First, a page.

Kickstarter’s for the little guy!
Well, for one thing - this is the little guy. Five million bucks for a feature film with lots of semi-famous people and a full crew and shooting schedule and several significant effects sequences is the little guy. Not the littlest guy, but the little guy. Movies are expensive. Trust me.
For another thing… why? Why shouldn’t a medium-sized guy use this method to raise money for a creative project? This isn’t a charitable endeavor. People are paying for something they want to see in the world.
He’s manipulating his fans!
His fans are grown ups. They can decide for themselves whether getting a movie made and seeing it in an advance screening is worth thirty bucks to them. Or if getting a movie made and seeing it in a regular movie theater is worth them kicking in ten bucks beyond the regular ticket price. Just because their tastes are different from yours doesn’t make them idiots. Which brings me to…
But he’s so lame!
This has nothing and everything to do with it. Are you being a dick about this because you don’t like how he raised the money, or because you didn’t like Garden State? Or because you did like Garden State and now you’re embarrassed about that because the world changed around you and/or you grew up and now you know you’re not supposed to like Garden State?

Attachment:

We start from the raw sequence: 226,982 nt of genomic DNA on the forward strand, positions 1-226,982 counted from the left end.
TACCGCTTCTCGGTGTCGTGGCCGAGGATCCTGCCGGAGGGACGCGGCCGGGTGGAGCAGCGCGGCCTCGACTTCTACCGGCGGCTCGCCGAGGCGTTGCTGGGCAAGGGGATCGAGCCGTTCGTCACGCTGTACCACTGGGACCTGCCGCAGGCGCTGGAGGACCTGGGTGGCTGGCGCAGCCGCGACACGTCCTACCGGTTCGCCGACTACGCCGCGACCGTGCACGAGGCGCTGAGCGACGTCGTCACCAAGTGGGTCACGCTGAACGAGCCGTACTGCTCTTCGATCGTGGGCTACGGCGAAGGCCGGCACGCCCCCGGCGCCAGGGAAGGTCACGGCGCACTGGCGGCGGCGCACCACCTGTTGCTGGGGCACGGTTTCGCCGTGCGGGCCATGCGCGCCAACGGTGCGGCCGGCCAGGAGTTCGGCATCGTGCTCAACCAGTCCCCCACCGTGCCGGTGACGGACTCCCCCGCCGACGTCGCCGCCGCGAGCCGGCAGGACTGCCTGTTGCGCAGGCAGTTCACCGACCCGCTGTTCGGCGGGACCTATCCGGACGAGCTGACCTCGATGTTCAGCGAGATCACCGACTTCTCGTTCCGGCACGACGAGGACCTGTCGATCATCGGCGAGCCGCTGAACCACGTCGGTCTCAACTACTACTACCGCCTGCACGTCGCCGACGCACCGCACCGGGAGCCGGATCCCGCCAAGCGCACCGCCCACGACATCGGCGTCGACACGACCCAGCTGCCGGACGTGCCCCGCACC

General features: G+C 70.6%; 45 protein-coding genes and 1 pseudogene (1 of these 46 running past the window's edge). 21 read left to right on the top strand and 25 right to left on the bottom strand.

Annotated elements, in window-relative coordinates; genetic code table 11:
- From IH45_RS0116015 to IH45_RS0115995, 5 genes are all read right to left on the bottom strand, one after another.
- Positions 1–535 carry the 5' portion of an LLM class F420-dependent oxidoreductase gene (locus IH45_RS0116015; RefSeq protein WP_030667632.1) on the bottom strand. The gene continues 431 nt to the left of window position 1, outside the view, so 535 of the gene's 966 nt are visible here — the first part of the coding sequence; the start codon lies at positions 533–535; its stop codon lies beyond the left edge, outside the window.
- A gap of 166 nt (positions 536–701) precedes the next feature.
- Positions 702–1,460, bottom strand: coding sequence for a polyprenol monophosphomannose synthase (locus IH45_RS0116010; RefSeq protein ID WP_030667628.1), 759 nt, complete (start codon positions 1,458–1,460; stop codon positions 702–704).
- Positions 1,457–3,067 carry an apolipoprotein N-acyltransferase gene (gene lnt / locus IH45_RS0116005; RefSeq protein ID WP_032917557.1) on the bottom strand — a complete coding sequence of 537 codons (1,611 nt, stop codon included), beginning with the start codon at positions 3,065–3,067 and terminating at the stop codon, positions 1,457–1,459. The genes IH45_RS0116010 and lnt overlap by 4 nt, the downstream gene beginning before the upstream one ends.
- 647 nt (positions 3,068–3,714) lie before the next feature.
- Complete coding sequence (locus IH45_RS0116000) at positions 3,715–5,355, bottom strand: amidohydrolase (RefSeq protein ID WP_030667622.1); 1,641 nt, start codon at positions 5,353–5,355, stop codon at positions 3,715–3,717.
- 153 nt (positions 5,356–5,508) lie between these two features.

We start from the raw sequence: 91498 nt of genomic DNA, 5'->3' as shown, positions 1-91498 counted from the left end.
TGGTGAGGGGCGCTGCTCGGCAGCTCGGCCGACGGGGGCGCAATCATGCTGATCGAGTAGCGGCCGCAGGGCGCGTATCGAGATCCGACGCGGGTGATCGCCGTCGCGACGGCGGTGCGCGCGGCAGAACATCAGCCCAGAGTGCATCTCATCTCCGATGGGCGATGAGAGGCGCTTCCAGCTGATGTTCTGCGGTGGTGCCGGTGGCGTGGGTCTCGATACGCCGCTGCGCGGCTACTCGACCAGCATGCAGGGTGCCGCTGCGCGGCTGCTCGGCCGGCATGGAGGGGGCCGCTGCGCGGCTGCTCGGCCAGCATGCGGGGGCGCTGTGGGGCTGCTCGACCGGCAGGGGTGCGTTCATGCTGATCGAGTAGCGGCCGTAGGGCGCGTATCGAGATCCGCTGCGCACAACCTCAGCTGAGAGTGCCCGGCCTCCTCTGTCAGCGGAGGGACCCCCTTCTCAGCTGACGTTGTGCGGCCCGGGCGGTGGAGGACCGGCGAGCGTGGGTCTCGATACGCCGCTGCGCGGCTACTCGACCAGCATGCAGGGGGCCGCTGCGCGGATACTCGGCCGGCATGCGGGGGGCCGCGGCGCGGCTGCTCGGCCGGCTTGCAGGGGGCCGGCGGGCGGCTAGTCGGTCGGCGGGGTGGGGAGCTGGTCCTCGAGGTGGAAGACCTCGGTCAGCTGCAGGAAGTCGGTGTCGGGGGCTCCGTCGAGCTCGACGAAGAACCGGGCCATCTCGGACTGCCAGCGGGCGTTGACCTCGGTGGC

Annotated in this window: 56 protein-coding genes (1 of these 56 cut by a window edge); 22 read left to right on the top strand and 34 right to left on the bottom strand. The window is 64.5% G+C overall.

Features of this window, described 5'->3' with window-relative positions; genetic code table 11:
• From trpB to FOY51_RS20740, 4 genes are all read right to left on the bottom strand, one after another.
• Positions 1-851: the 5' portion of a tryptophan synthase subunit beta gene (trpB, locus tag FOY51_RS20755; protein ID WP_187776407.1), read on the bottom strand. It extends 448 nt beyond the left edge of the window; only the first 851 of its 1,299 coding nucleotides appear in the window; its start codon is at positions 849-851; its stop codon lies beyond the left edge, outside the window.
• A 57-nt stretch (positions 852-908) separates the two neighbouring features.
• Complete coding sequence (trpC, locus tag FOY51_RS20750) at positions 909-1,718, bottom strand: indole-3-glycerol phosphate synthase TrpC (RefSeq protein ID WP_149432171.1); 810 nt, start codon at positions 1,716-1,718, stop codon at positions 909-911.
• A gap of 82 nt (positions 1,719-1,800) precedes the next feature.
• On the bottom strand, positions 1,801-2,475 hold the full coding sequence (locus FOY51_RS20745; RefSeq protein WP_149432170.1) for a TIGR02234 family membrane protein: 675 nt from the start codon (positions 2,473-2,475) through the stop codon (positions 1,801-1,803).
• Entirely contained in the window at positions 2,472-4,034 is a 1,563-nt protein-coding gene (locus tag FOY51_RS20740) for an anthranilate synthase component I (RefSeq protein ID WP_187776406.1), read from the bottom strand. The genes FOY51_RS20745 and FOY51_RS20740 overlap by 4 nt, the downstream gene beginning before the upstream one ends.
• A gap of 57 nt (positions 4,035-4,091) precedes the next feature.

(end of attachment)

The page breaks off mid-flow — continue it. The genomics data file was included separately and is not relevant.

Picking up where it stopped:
This movie isn’t for me. But it is for someone. 46,000 someones.
More importantly: directly audience-funded creative work is by far a net positive for society. It fosters deeper and more important work - there’s a big difference between your relationship to something you voluntary give money to and something you’re willing to show up to a theater with friends for. It reduces the risk inherent in any creative undertaking for the creative people. It makes it so that folks can spend more of their time making and less begging big corporations for money. It gives creative people control, with the backing of people who like their work, rather than giving that control to someone who wants to sell stuff. All of these are good, good things.